Lesson 4: Bad Stamping Pathologies

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Now that you have practiced stamping, I thought it might be helpful to go over some bad stamping pathologies. When you stamped image comes out less than ideal, it is important to know why. Stamping is about applying the correct amount of pressure and ink. Below are some bad stamping pathologies with

Ideally, all images would come out as crisp as the stamped image above. The stamped image is complete, there are no blotches of ink anywhere, and all the lines look clean and crisp. This is what you want! Unforutnately, we all end up with imperfect image sometimes.
This image is missing some of the details, there are whole patches just completely missing. This is due to one of two things: not enough ink or not enough pressure. Like mentioned in Lesson #2, check to make sure your stamp is fully inked before you stamp it. If there is ink all over the stamp, the image on the rubber part will be shiny with ink. Sometime it is easy to tell if the stamp is fully inked if the ink color is darker, but you have to rely on the shiny quality when the ink color is lighter.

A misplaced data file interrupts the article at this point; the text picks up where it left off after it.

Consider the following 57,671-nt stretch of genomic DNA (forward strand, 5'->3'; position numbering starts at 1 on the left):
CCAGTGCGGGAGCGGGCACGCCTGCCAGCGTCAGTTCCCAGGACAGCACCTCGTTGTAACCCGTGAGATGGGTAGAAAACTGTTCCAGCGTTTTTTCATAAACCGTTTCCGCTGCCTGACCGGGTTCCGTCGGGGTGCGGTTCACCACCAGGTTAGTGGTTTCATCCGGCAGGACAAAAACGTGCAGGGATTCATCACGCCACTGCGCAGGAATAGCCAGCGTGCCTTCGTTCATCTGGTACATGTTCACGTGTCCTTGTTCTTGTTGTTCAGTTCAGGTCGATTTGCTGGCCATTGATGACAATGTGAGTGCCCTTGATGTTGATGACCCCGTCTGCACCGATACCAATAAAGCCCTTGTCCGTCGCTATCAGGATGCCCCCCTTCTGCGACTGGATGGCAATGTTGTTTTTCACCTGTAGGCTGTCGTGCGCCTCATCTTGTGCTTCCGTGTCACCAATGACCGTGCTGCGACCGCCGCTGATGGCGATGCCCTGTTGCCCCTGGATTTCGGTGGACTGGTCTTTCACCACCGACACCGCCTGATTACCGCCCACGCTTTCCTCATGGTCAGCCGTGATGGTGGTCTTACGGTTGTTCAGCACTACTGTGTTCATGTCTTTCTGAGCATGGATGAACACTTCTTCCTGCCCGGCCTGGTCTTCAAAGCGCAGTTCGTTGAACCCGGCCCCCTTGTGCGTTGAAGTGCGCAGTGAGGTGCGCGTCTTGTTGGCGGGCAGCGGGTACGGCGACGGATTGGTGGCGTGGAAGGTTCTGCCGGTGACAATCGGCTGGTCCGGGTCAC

The image above has blotchy lines, and the edges are blurry. This happens when you have too much ink or too much pressure. You have too much ink if your whole piece or rubber is inked, in between the lines of the image. If you applied ink to where it just coats the raised image portion of the stamp, then you have applied the correct amount of ink, which means the problem is too much pressure.
This image was made poorly because you can see a shadow of the image. This image was made by holding the stamp unsteadily. Remember, you have to hold the stamp firmly in your hand.

Once you realize which bad stamping pathologies you have, it is easy to correct them. Apply more or less ink, more or less pressure, and keep your hands steady while stamping. Remember, even the best of stampers suffer from bad stamping pathologies too!





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